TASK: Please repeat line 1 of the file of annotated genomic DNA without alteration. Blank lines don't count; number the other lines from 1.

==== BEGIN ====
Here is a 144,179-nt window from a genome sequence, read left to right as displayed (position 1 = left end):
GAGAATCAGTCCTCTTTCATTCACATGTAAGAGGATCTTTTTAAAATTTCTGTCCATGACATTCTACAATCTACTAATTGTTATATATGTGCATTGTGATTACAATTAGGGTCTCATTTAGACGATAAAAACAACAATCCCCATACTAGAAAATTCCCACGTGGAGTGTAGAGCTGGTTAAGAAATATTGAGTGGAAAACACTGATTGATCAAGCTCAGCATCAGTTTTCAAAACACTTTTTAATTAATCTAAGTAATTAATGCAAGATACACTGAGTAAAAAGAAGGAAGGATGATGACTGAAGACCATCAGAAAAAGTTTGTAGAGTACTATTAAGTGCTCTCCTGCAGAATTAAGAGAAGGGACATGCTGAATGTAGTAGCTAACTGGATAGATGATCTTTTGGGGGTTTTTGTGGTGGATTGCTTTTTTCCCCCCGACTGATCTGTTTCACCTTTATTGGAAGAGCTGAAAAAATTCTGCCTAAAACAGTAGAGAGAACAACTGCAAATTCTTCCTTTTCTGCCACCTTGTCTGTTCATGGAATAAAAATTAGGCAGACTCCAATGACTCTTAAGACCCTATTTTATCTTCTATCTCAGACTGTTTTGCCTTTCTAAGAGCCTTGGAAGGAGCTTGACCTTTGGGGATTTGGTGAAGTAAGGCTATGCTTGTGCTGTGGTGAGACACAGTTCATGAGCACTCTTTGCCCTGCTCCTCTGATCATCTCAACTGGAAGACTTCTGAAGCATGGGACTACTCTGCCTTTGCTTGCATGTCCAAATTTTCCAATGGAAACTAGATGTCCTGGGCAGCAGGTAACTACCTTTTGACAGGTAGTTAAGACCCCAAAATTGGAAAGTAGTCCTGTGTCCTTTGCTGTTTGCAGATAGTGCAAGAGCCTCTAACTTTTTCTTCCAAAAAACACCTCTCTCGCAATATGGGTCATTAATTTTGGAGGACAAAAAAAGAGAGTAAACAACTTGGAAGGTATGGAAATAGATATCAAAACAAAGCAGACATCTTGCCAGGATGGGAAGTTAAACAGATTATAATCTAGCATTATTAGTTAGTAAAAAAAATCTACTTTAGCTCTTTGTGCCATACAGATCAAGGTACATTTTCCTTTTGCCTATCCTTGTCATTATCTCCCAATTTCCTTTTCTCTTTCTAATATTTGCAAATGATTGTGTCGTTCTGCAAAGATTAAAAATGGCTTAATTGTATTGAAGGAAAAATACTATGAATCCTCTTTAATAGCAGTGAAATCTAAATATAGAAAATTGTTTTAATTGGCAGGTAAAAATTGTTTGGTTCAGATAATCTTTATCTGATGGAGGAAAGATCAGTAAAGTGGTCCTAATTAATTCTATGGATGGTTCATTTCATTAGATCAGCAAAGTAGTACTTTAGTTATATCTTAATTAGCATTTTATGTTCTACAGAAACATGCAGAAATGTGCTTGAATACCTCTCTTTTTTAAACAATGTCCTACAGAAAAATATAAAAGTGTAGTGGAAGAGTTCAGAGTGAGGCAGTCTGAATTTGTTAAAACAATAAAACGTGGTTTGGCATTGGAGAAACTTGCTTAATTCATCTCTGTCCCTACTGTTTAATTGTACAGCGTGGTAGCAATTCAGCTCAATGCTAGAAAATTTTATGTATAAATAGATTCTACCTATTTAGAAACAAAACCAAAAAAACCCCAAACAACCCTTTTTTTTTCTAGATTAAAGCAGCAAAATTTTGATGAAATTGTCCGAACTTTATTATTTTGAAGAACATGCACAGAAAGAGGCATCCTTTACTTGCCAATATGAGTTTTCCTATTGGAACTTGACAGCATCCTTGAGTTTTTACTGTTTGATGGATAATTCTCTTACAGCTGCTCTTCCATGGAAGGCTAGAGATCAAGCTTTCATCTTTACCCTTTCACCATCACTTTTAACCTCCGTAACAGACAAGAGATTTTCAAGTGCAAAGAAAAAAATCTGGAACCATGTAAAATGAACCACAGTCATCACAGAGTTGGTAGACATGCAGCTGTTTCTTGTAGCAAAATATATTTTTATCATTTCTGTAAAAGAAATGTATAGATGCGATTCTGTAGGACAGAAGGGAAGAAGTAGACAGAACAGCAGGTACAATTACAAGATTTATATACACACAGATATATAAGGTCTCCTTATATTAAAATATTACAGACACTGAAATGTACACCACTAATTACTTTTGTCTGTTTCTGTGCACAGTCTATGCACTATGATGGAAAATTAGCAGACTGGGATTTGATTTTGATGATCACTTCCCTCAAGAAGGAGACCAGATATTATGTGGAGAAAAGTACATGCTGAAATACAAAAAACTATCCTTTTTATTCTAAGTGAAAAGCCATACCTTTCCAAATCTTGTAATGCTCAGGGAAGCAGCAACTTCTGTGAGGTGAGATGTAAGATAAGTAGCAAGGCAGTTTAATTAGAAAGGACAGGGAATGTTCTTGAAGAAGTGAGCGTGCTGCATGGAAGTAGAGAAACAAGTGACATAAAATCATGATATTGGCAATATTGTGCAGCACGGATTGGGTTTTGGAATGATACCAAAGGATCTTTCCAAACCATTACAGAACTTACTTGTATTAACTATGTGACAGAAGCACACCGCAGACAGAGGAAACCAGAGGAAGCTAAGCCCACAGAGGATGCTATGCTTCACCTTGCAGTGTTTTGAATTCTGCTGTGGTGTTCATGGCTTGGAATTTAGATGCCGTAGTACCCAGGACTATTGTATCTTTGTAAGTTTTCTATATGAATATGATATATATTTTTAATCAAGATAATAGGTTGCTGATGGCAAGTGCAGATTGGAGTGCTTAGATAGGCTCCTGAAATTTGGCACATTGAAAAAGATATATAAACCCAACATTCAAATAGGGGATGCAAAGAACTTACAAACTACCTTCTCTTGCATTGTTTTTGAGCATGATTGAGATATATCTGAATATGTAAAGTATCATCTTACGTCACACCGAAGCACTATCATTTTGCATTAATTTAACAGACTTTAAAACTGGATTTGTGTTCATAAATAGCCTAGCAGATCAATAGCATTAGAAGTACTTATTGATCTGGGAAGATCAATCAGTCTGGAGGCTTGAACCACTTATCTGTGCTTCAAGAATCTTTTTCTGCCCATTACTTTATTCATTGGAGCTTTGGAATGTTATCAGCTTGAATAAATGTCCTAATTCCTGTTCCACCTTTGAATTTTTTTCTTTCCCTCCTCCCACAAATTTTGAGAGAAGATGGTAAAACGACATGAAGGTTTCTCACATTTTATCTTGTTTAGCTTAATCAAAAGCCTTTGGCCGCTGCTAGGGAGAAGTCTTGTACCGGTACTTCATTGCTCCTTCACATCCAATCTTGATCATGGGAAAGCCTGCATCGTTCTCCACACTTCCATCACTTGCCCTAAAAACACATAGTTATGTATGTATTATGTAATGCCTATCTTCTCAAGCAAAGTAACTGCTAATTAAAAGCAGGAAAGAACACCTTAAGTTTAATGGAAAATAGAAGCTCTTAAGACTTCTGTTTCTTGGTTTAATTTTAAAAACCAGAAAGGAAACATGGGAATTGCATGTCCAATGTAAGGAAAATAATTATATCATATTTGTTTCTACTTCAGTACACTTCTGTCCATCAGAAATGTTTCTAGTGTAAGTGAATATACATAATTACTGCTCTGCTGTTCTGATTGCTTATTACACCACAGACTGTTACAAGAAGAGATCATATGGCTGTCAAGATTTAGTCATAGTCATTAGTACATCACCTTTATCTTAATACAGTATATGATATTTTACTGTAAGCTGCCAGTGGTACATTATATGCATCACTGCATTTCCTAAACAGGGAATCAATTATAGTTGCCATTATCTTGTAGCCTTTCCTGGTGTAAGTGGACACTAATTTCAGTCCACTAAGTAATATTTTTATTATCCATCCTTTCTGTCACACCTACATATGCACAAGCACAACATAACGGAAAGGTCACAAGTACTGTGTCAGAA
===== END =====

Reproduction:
Here is a 144,179-nt window from a genome sequence, read left to right as displayed (position 1 = left end):